Wrangling 2020 White Sox prospects: Big hurdles

In this morning’s Prospect Week installment, we looked at players who might be two or three years into their careers, but are still too young to have any firm idea of their futures.

The inventory of prospects below is the flip side of that — prospects who are old enough, and/or have been in the game long enough to know, to know there’s at least one obstacle they’ll need to clear in order to reach the next level in their development.

And if you missed any of the prevous installments, here you go:

Zack Collins: Doing enough of something

We’ll start with the birthday boy, who faces the same question once again: Can he hit enough to overcome his catching, or can he catch enough to overcome his hitting?

There are a couple of updates since we last considered this. Collins actually made the majors, which wasn’t a given. He hit .186/.307/.349 with 14 walks against 39 strikeouts over 102 plate appearances, which is what one would expect Collins’ line to look like, given the gap between his batting eye and his hit tool.

While that tells a tidy tale, it’s not the whole story. His season comprised two cups of coffee, and the second one showed progress:


His September call-up looks even better if you cut that in half, because he opened it by going 2-for-23. I just wouldn’t cut up the samples even smaller because the swing-and-miss in his game always runs the risk of lengthy slumps, but there was some documented personal growth, and it was made with documented changes in the box at Charlotte between promotions.

Those need to hang around, because Baseball Prospectus has his receiving as bottom-10 with no help from his blocking numbers, either. He looked passable in some games, but overwhelmed in others. It’s cool to be a third catcher when the bat plays enough to take plate appearances at DH and first base, but given the talent the Sox stacked at both areas, he’s not a great bet to stand out.

It’s a murky situation, but partially for good reasons. If Collins didn’t hit at all last year, his write-up would be a lot shorter.

Gavin Sheets: In-game power

By and large, there were two types of Birmingham Barons position players in 2019: Those who hit the ground hitting, and those who never figured out the level for any length of time.

In between the ascents of Luis Robert and Nick Madrigal and the season-long struggles of the non-Robert outfielders stood Sheets. The .267/.365/.414 line isn’t impressive in and of itself for a huge first baseman, but it was dragged down by a miserable start. Over the last three months, Sheets hit .285/.373/.465 with 11 homers, an 11.5 percent walk rate and a 17.9 percent strikeout rate. The power is decent, but the other two numbers are excellent, and show that he has a little room to give if he has to sacrifice some bat control for power.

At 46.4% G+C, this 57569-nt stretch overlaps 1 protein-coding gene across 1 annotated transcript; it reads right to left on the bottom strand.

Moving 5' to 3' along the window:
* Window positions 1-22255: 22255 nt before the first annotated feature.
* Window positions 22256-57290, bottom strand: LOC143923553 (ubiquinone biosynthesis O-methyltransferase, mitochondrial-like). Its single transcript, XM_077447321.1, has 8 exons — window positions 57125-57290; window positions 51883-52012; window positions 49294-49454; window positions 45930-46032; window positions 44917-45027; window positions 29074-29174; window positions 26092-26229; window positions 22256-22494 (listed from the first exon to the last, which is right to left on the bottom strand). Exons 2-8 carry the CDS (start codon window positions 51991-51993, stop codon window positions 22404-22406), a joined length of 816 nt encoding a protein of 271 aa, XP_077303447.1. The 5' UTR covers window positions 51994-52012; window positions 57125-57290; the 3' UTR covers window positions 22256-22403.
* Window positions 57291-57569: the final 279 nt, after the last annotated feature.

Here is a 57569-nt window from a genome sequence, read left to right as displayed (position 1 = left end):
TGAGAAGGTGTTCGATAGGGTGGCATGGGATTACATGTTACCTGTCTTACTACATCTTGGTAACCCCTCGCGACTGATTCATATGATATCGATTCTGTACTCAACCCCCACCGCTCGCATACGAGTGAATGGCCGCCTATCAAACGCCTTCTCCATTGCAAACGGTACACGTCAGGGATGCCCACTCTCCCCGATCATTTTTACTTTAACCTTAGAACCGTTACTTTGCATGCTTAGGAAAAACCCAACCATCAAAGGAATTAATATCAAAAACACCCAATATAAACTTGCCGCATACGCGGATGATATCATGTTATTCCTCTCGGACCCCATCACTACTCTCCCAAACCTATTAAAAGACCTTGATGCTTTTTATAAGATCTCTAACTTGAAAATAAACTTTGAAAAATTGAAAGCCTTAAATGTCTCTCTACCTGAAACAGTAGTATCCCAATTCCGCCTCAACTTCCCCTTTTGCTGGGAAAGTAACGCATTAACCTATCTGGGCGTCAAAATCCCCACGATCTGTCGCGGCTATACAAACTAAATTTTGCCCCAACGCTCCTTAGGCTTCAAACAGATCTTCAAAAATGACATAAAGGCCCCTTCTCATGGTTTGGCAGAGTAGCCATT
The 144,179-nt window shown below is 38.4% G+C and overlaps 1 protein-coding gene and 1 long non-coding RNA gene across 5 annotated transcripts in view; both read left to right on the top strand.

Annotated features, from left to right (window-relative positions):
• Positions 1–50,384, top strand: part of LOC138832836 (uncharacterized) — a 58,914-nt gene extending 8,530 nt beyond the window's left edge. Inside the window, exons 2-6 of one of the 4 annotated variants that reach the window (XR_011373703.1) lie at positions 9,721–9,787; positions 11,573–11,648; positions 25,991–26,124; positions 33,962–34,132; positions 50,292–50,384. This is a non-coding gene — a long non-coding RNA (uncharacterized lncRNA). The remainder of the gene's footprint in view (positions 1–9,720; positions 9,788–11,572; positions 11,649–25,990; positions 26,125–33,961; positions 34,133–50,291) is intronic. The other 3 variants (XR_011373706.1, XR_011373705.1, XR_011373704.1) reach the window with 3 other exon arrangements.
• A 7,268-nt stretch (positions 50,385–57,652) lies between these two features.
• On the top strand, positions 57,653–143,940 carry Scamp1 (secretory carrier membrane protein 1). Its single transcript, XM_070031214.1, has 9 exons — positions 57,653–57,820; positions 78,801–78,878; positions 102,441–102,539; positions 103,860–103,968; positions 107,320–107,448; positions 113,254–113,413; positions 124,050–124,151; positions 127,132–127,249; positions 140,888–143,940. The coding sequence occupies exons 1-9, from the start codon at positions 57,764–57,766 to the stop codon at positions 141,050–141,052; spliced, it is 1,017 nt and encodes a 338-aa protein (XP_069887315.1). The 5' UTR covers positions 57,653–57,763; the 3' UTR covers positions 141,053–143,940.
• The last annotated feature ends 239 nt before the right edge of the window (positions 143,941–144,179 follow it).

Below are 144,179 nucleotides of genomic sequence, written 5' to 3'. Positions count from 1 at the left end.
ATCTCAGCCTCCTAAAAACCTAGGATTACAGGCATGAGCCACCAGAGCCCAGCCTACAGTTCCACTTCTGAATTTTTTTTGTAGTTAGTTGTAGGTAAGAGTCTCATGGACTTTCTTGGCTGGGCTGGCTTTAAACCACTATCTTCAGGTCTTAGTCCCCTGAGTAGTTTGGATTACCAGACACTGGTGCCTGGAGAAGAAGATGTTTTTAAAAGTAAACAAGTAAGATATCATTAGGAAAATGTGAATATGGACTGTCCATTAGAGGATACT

His sub-.300 slugging percentage against lefties drags down his overall line, so he could stand to mash righties a little more than he does. That said, the numbers at Charlotte won’t really tell us much if it behaves the way it did last year. The metrics that record damage done will have more to say.

Blake Rutherford: A carrying tool

A weird thing happened to Rutherford on the way to an otherwise disappointing season. He started walking a ton, and didn’t even stop in the Arizona Fall League.

  • April: 6.1
  • May: 3.9
  • June: 5.5
  • July: 6.1
  • August: 15.0
  • AFL: 12.4

Rutherford needed such a development to keep him interesting. Through the first four months, he merely saw his strikeout rate surge without anything in return, like reaching double-digits in homers or getting his ground-ball rate below 50 percent. The White Sox put him on the 40-man roster, but unless that plate discipline hangs around, I don’t know where he goes from here as a platoon outfielder who is stretched in center field.

Luis Gonzalez: Strength of contact

There wasn’t much separation between Gonzalez and Rutherford in terms of production, but they found the same neighborhood via different routes. Gonzalez didn’t have Rutherford’s issues against lefties, or the increased strikeouts, or an uncharacteristic amount of grounders.

The ball just didn’t seem to go that fast or that far, or maybe questionable exit velocity was exposed by the Southern League’s pitcher-friendly environment. However it happened, he lost 80 points of ISO from his 2018 season in two levels of A-ball, hitting .247/.316/.359 and nullifying hot streaks with cold patches in fairly short order.